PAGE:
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EPA to Ethanol Lobby: Drop Dead!

It's good to know the EPA has a sense of humor. For a while, I was afraid the EPA might actually bow to political pressure and raise the so-called blend wall for ethanol, i.e. the amount of ethanol that can currently be mixed into gasoline and sold at the pump. Right now, it's set at 10%, but USDA chief Tom Vilsack, many farm-state representatives and the entire biofuel industry have been lobbying the EPA hard to raise it to 15%. On the one hand, I couldn't see how the EPA, on the verge of making the momentous "endangerment" finding on …

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The food movement needs to hone its political skills

I haven't had a chance to weigh in on the issues raised by Andrew Martin's recent NYT feature on the food movement. Despite the giddiness that comes with hearing that "a prominent food industry lobbyist... said he was amazed at how many members of Congress were carrying copies of 'The Omnivore's Dilemma,'" some felt that the article, with its focus on Alice Waters -- who becomes more controversial by the day -- and Michael Pollan as food movement "leaders," was a hit piece. Personally, I think of it as a reality check. Obamafoodorama is on to something in seeing that …

Read more: Food, Politics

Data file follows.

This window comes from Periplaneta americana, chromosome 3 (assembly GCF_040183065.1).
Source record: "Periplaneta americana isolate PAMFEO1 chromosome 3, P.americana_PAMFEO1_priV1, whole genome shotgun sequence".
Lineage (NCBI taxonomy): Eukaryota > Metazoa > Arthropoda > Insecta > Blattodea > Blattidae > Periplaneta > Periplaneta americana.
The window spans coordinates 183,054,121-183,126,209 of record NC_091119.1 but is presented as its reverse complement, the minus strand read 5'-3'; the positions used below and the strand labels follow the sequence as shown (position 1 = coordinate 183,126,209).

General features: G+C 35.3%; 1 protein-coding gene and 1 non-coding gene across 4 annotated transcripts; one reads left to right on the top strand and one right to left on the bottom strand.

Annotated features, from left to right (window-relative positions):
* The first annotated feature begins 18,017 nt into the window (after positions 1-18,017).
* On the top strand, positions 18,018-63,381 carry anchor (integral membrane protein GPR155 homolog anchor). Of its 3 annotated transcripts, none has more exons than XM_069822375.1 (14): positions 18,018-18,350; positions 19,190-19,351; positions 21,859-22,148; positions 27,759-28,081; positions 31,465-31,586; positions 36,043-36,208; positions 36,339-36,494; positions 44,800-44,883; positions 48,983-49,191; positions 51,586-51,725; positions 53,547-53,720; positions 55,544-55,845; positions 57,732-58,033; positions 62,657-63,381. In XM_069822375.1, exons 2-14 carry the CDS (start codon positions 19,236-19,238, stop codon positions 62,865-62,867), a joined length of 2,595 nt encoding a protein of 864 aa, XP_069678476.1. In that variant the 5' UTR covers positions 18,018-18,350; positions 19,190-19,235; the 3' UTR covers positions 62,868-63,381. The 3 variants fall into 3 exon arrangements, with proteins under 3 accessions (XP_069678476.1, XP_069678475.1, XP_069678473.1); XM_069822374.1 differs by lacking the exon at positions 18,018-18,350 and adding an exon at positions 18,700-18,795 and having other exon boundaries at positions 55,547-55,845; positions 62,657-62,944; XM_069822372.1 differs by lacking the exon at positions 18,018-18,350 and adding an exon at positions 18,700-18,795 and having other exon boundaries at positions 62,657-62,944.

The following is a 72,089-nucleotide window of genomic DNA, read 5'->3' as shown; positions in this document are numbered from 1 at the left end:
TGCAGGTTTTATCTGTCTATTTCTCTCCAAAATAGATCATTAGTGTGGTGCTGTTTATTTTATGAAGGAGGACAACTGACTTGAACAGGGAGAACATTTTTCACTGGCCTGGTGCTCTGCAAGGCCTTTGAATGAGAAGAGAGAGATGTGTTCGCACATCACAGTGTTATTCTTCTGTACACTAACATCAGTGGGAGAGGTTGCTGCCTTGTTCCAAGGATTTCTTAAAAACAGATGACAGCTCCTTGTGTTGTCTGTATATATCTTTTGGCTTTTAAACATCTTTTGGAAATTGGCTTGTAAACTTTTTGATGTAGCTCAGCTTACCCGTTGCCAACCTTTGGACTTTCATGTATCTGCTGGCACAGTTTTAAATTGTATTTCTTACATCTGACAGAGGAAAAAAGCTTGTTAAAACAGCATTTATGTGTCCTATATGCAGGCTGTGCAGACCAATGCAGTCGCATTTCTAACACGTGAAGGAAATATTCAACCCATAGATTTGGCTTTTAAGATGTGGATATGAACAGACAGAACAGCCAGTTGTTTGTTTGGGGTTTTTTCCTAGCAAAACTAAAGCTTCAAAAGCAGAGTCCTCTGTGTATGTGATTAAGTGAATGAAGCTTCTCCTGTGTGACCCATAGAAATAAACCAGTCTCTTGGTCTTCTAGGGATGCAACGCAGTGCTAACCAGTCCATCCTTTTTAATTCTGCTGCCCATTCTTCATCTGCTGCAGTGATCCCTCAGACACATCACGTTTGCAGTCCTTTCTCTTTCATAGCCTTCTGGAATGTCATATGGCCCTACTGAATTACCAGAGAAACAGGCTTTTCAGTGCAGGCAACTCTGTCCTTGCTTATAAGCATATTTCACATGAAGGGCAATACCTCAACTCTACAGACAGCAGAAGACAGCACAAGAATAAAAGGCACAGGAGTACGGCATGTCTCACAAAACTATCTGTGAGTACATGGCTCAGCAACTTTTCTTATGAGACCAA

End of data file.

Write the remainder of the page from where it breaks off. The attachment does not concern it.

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The DOE’s annual biofuels conference doesn’t inspire confidence

Team Ethanol got together recently at the Department of Energy for Biomass 2009: Fueling Our Future -- a conference on all things biofuel. Needless to say, they're still singing the same old song. More subsidies, a higher blend wall (a cheer that USDA Chief Tom Vilsack knows well) and much crowing over the promise of cellulosic ethanol, which uses "non-food crops" such as switchgrass and wood waste rather than corn. They all clearly got the memo about carbon neutrality, which explains why Richard Hamilton, CEO of Ceres, one of the ethanol bigwigs, was saying things like this: [L]arge increases expected …

Read more: Climate & Energy

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Following USDA dietary guidelines can be hazardous to your health

Jill Richardson flagged this op-ed in the San Francisco Chronicle co-authored by a nutritional biochemist and a doctor. In their commentary, they indicate that current government dietary guidelines might be an eensy bit flawed: Here is a daily diet that meets those nutrition guidelines: Breakfast: 1 cup Fruit Loops; 1 cup skim milk; 1 package M&M milk chocolate candies; fiber and vitamin supplements. Lunch: Grilled cheddar cheeseburger. Dinner: 3 slices pepperoni pizza, with a 16-ounce soda and 1 serving Archway sugar cookies. This helps explain why 12-year-old schoolchildren develop thickening of their carotid arteries to the brain, and 80 percent …

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Farmers markets need rules if we want them to help the food system

Daniel Duane in Mother Jones warns you about farmers markets becoming "farmers markets": In 1994, there were 1,755 farmers markets in the United States; by 2008, there were 4,685. In the big scheme of things, this is terrific news; it means Americans are learning to feed themselves properly. But not all parts of the country have seen commensurate explosions in the number of small-scale local organic farmers. And the driving force in opening a farmers market is less often the organic revolution than it is economic revitalization, maybe a local chamber of commerce hoping to tempt people back to Main …